Arrange for post-memorial activities

Organize a Funeral

It is common for memorial attendees to continue the commemoration of the deceased with a reception after the funeral and memorial. Examples include:

  • Gathering at the home of the deceased’s family members
  • A funeral luncheon
  • A meal at someone's home or a restaurant
  • A memorial meal at a bar

Tradition and customs of the deceased and their survivors may impact appropriate post-memorial activities.

For example, a Catholic wake is typically scheduled as a formal vigil to celebrate and honor the deceased. Certain Catholic churches have replaced this ceremony with the rosary, whereas others perform the vigil on a regular basis.

In Judaism, there is a seven-day period of mourning at one of the deceased's immediate family member's homes called a shiva.

In the Eastern Orthodox/Ukrainian Greek Catholic Church tradition, the memorial service is known as the 40th Day After Death. This ends a 40-day memorial period following the death of the deceased and is an opportunity for friends and family to gather.

An unveiling ceremony can be held to honor the placement of the headstone at the gravesite. Due to turnaround times to get these markers made, it is common to install these at a later date.

Helpful Tips


  • Christian - a reception for funeral attendees
  • Catholic - wake
  • Jewish - shiva, 1 to 7-day mourning period with visitors
  • Muslim - 10-day mourning period, with visitors expected the first 3 days.
  • Buddhist - the family may choose to host a reception where family and friends continue paying their respects. additional commemorations on the 3rd, 7th, 49th, and 100th day following the person’s death.
  • Hindu - a 13-day period of mourning. The deceased's family will perform mourning rituals to assist the deceased's soul. Visitors will come to pay condolences. The family holds another memorial ceremony at the one-year anniversary of the death, called sraddha.
  • Orthodox Christian - funeral is followed by a special meal, fish is usually served
  • Jehovah's Witness - family's discretion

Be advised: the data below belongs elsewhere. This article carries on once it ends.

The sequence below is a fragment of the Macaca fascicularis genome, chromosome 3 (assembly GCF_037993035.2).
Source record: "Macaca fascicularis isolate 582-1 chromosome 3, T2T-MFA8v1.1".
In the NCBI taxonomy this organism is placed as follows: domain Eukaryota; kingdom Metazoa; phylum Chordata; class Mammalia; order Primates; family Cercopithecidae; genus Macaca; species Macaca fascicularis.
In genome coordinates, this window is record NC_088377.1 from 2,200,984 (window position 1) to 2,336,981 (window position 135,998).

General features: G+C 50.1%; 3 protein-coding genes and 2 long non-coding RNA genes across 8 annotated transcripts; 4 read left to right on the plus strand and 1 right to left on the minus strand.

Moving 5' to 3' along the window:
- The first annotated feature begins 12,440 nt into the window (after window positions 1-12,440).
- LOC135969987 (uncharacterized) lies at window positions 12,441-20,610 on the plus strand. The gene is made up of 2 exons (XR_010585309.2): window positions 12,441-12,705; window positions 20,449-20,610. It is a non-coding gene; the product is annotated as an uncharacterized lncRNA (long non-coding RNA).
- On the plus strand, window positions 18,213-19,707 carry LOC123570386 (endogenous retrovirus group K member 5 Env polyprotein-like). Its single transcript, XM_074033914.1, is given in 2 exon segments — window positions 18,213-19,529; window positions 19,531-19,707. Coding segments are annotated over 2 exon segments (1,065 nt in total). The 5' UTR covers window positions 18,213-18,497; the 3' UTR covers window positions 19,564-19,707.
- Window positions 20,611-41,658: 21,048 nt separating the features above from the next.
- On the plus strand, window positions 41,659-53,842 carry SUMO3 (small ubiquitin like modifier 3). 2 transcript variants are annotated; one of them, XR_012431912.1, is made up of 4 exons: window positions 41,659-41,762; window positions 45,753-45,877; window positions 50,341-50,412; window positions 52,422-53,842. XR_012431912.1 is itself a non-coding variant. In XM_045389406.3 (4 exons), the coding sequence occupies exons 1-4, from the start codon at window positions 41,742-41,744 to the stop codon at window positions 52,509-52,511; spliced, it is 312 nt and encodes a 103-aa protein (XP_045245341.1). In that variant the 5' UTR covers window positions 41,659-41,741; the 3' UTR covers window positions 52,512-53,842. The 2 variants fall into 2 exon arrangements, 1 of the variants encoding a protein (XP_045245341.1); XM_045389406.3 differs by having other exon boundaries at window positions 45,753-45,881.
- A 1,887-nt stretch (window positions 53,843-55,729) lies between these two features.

• Latter-Day Saints (Mormon) - a meal is usually provided after the funeral
  • Other religions and faiths - family's discretion

Personal Considerations


Will a post-memorial activity be held for some or all funeral attendees?


Decide in advance whether the post-memorial activity will be open to all attendees or limited to certain people or relatives.

Include information about the post-memorial activity in funeral announcements. Include this info only for those for whom it is relevant (i.e., do not tell people who are not invited to the post-memorial activity).

You may also need to make plans for transportation.


You may wish to direct guests to other ways to pay tribute to the deceased or support their survivors.

You may wish to hold an event at a later date. If so, include a note on "information to come" regarding such an event in any funeral announcement sent to invitees.

Pay tribute: direct donations to specific causes.

Support their survivors: direct people to service providers specifically asked for by the survivors.


If a post-memorial activity will be held:

Decide in advance whether the post-memorial activity will be open to all attendees or limited to certain people or relatives.

Include information about the post-memorial activity in funeral announcements. Include this info only for those for whom it is relevant (i.e., do not tell people who are not invited to the post-memorial activity).

You may also need to make plans for transportation.

If a post-memorial activity will not be held:

You may wish to direct guests to other ways to pay tribute to the deceased or support their survivors.

You may wish to hold an event at a later date. If so, include a note on "information to come" regarding such an event in any funeral announcement sent to invitees.

Pay tribute: direct donations to specific causes.

Support their survivors: direct people to service providers specifically asked for by the survivors.


Organize a Funeral